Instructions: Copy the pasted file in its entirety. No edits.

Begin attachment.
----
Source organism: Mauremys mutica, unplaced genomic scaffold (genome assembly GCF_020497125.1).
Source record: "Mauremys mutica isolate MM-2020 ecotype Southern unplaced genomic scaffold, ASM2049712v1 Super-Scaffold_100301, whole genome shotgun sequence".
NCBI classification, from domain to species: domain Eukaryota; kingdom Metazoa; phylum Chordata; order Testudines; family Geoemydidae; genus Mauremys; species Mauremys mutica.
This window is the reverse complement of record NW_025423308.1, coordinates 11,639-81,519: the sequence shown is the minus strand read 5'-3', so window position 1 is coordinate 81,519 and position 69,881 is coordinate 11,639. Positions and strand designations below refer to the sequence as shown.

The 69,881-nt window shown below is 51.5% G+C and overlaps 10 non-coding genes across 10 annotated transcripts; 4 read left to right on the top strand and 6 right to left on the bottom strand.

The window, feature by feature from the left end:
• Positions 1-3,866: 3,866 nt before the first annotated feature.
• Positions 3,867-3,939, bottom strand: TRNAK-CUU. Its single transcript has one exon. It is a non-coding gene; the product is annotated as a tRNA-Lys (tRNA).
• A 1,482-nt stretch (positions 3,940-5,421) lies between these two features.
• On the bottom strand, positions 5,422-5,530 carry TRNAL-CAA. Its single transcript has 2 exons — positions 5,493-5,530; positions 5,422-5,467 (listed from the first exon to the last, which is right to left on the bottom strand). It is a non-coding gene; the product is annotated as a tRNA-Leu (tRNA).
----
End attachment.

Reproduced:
Source organism: Mauremys mutica, unplaced genomic scaffold (genome assembly GCF_020497125.1).
Source record: "Mauremys mutica isolate MM-2020 ecotype Southern unplaced genomic scaffold, ASM2049712v1 Super-Scaffold_100301, whole genome shotgun sequence".
NCBI classification, from domain to species: domain Eukaryota; kingdom Metazoa; phylum Chordata; order Testudines; family Geoemydidae; genus Mauremys; species Mauremys mutica.
This window is the reverse complement of record NW_025423308.1, coordinates 11,639-81,519: the sequence shown is the minus strand read 5'-3', so window position 1 is coordinate 81,519 and position 69,881 is coordinate 11,639. Positions and strand designations below refer to the sequence as shown.

The 69,881-nt window shown below is 51.5% G+C and overlaps 10 non-coding genes across 10 annotated transcripts; 4 read left to right on the top strand and 6 right to left on the bottom strand.

The window, feature by feature from the left end:
• Positions 1-3,866: 3,866 nt before the first annotated feature.
• Positions 3,867-3,939, bottom strand: TRNAK-CUU. Its single transcript has one exon. It is a non-coding gene; the product is annotated as a tRNA-Lys (tRNA).
• A 1,482-nt stretch (positions 3,940-5,421) lies between these two features.
• On the bottom strand, positions 5,422-5,530 carry TRNAL-CAA. Its single transcript has 2 exons — positions 5,493-5,530; positions 5,422-5,467 (listed from the first exon to the last, which is right to left on the bottom strand). It is a non-coding gene; the product is annotated as a tRNA-Leu (tRNA).